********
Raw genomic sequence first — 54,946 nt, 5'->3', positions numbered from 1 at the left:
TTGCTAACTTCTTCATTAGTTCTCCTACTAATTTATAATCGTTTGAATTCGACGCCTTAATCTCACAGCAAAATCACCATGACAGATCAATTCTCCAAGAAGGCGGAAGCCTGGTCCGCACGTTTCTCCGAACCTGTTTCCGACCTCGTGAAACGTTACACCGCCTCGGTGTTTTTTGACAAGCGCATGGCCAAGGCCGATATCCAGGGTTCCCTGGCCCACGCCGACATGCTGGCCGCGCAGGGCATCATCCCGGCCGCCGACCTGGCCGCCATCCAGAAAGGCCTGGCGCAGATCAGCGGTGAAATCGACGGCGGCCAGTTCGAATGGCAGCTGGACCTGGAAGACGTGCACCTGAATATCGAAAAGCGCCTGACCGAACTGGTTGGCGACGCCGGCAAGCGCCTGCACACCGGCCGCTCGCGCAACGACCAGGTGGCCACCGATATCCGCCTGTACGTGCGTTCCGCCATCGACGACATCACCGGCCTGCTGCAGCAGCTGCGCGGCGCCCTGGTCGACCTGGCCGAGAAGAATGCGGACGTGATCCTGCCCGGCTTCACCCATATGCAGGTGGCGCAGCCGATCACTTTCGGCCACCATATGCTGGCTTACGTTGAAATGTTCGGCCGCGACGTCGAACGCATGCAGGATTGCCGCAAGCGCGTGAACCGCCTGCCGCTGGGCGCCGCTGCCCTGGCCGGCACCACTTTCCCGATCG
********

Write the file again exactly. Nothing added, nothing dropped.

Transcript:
Raw genomic sequence first — 54,946 nt, 5'->3', positions numbered from 1 at the left:
TTGCTAACTTCTTCATTAGTTCTCCTACTAATTTATAATCGTTTGAATTCGACGCCTTAATCTCACAGCAAAATCACCATGACAGATCAATTCTCCAAGAAGGCGGAAGCCTGGTCCGCACGTTTCTCCGAACCTGTTTCCGACCTCGTGAAACGTTACACCGCCTCGGTGTTTTTTGACAAGCGCATGGCCAAGGCCGATATCCAGGGTTCCCTGGCCCACGCCGACATGCTGGCCGCGCAGGGCATCATCCCGGCCGCCGACCTGGCCGCCATCCAGAAAGGCCTGGCGCAGATCAGCGGTGAAATCGACGGCGGCCAGTTCGAATGGCAGCTGGACCTGGAAGACGTGCACCTGAATATCGAAAAGCGCCTGACCGAACTGGTTGGCGACGCCGGCAAGCGCCTGCACACCGGCCGCTCGCGCAACGACCAGGTGGCCACCGATATCCGCCTGTACGTGCGTTCCGCCATCGACGACATCACCGGCCTGCTGCAGCAGCTGCGCGGCGCCCTGGTCGACCTGGCCGAGAAGAATGCGGACGTGATCCTGCCCGGCTTCACCCATATGCAGGTGGCGCAGCCGATCACTTTCGGCCACCATATGCTGGCTTACGTTGAAATGTTCGGCCGCGACGTCGAACGCATGCAGGATTGCCGCAAGCGCGTGAACCGCCTGCCGCTGGGCGCCGCTGCCCTGGCCGGCACCACTTTCCCGATCG